Weiss Physician Offers New Allergy Treatments
Nov 17, 2009
Fewer doctor visits, no shots for patients
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CHICAGO (Nov. 17, 2009) — Patients at Weiss Memorial Hospital now have a new allergy treatment option—without the worry of taking pills or getting stuck with needles. It comes in the form of droplets that are put under the tongue three times daily.
Janaki Emani, M.D., began offering the alternative treatment this summer. A graduate of Northwestern University, Emani specializes in otolaryngology and is completing a fellowship in Ear, Nose and Throat-Allergy at the University of Chicago Medical Center. The only physician in Chicago offering this form of treatment, Emani said the droplets are formulated to each patient’s specific needs. “If it’s a pollen allergy, the droplets contain a pollen extract. They’re purified and filtered, but it’s the substance itself that you’re placing under the tongue.”
Allergies occur when cells misinterpret certain elements—such as pollen, grass or animal fur—as harmful and signal the immune system to attack. However, curative therapies such as shots and droplets applied regularly and over long periods of time can teach the body not to respond to allergens.
The difference between droplets and shots is that patients who use the droplets don’t need a physician to administer them. The patient dispenses the droplets daily, without having to make a trip to the physician’s office.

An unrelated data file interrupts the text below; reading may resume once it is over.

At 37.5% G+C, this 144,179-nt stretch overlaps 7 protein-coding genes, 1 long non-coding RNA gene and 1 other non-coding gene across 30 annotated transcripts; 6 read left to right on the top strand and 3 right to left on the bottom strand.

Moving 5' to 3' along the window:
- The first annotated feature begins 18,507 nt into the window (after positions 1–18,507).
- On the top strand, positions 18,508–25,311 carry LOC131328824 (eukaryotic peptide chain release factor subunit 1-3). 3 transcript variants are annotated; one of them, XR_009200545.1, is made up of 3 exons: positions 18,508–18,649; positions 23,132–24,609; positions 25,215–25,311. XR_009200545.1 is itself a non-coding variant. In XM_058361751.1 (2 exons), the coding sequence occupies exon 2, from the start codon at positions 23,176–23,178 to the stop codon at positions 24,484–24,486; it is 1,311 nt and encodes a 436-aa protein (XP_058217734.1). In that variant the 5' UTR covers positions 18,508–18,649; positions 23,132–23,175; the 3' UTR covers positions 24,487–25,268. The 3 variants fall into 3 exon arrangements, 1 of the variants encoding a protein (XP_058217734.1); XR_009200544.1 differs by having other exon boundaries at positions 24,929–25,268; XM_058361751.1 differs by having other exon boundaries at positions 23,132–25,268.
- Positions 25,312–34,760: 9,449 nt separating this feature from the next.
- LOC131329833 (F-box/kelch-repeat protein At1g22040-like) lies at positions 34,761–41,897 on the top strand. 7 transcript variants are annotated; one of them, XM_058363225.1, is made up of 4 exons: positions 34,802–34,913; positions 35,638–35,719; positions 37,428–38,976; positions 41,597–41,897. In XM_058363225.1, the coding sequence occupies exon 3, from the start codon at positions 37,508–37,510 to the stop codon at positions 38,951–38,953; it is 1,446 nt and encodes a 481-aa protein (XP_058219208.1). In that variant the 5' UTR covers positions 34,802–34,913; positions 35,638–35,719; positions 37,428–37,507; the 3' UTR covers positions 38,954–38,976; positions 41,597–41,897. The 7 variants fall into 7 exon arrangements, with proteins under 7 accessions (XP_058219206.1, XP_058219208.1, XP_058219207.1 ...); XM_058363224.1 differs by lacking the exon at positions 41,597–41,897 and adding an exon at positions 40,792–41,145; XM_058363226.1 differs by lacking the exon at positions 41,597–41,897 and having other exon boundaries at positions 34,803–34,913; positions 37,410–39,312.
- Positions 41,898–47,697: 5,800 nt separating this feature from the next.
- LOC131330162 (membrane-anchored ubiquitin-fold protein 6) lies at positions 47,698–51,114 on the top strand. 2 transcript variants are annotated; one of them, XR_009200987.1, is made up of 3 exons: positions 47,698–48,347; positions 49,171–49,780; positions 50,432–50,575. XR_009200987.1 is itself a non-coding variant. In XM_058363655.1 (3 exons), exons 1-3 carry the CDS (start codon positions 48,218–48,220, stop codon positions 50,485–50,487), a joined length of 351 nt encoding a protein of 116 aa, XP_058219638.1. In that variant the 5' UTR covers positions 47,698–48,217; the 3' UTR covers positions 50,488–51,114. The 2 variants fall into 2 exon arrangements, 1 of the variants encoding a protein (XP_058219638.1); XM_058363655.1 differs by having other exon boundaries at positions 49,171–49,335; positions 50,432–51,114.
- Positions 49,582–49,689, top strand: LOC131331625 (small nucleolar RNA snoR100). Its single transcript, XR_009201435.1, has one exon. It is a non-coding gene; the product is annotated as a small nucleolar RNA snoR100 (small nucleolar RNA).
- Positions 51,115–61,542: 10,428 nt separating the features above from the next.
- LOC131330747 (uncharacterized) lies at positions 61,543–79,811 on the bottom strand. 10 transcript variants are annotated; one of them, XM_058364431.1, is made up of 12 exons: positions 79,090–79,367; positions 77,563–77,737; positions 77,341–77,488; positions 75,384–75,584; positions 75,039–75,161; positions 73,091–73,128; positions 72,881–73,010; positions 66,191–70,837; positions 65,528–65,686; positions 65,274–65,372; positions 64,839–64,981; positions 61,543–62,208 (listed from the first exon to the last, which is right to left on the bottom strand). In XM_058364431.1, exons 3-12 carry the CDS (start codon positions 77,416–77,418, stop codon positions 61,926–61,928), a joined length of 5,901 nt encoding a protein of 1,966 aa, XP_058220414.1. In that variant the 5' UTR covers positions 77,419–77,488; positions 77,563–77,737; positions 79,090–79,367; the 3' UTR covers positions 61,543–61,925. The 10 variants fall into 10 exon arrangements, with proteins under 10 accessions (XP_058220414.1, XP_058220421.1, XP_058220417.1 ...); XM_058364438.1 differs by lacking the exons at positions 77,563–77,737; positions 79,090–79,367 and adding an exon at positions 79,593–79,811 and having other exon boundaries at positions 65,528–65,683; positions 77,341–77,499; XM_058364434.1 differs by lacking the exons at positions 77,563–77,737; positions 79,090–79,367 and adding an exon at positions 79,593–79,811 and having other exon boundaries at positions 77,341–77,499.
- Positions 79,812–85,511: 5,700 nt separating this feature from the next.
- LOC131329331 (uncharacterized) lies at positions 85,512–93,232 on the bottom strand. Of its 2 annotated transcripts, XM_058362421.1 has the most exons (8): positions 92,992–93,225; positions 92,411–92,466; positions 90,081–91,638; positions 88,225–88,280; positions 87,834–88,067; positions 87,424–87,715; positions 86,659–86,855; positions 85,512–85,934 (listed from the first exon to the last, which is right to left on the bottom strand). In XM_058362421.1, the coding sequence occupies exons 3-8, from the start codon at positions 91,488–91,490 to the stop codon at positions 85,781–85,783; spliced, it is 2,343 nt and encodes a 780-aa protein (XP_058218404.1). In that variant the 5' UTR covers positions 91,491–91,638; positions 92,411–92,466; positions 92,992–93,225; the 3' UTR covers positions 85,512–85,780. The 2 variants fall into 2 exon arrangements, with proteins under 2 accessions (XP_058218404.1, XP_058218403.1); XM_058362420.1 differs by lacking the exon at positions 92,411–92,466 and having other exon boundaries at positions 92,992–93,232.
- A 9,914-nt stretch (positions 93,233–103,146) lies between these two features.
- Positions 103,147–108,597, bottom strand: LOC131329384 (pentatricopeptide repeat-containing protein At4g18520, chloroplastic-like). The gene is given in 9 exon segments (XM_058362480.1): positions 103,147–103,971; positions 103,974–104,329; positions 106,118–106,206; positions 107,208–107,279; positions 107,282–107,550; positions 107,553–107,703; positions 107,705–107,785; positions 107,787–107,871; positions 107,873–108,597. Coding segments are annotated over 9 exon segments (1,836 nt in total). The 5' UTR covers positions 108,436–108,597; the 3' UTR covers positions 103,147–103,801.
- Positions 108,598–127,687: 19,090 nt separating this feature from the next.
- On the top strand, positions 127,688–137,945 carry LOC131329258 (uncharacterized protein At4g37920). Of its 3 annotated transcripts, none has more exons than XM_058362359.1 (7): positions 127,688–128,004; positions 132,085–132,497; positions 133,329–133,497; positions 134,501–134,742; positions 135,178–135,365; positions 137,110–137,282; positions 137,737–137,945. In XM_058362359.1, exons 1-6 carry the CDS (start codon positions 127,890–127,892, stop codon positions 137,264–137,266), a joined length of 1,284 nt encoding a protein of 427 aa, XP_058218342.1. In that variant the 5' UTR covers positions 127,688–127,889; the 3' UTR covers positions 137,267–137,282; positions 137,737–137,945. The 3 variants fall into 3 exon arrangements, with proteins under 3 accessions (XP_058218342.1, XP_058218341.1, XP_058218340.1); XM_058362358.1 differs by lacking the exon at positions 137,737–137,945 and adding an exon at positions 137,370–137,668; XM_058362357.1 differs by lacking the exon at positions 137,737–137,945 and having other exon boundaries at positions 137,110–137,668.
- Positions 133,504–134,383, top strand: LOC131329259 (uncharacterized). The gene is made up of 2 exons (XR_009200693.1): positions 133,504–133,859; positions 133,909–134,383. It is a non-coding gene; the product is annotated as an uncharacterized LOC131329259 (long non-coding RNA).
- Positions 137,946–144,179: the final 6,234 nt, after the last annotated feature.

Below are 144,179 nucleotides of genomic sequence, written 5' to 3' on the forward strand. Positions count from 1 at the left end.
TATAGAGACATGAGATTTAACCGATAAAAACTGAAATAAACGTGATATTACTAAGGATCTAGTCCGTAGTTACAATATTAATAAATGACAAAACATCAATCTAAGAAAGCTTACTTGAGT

“There are people out there who are suffering because of the inconvenience of taking a day off to go to a physician’s office or because of a fear of needles,” Emani said. “I want to offer something for patients who don’t want to do the shots or who don’t want to spend the time to come in. They should have that option.”
Because the patient receives the allergens multiple times a day, Emani said the doses are smaller than with once-weekly shots, lessening the risk of a severe reaction such as anaphylactic shock.
The practice originated in Wisconsin 40 years ago. A group of allergists and internal medicine doctors who specialized in allergy focused their attention on data and research for such treatment. Europeans use it too—in the form of a dissolvable tablet that patients place under the tongue to combat grass allergies.
According to Emani, results in Wisconsin show that patients’ symptoms improve more quickly than with shots—three to four weeks versus months. “The concept is so logical.”
Still, some insurance companies do not recognize the droplets as an insurable form of treatment. Regardless, the cost ends up being the same as for shots because patients don’t make weekly office co-pays.
Though the clinical treatment originated 40 years ago, the idea behind it dates back to ancient medicinal practices common among Native Americans and Chinese, who would chew on substances to which they had a systemic reaction. Some Native Americans, for example, hunted in areas heavy with poison ivy and would place small amounts of the plant in their mouths at night. Over time, their reactions to it decreased.
Aside from Emani, the nearest physicians who offer the treatment practice in Joliet and Rockford. She said the reason for so few physicians offering allergy drops might have to do with the time and effort involved in learning about sublingual (under the tongue) immunotherapy.
Emani said she hopes to collaborate in the future with one of her former professors at the University of Chicago to see how patients progress with shots versus the droplets. Her work will add to the growing body of research on sublingual immunotherapy.
To make an appointment with Dr. Emani, call Lakefront Medical Associates at (773) 564-6160.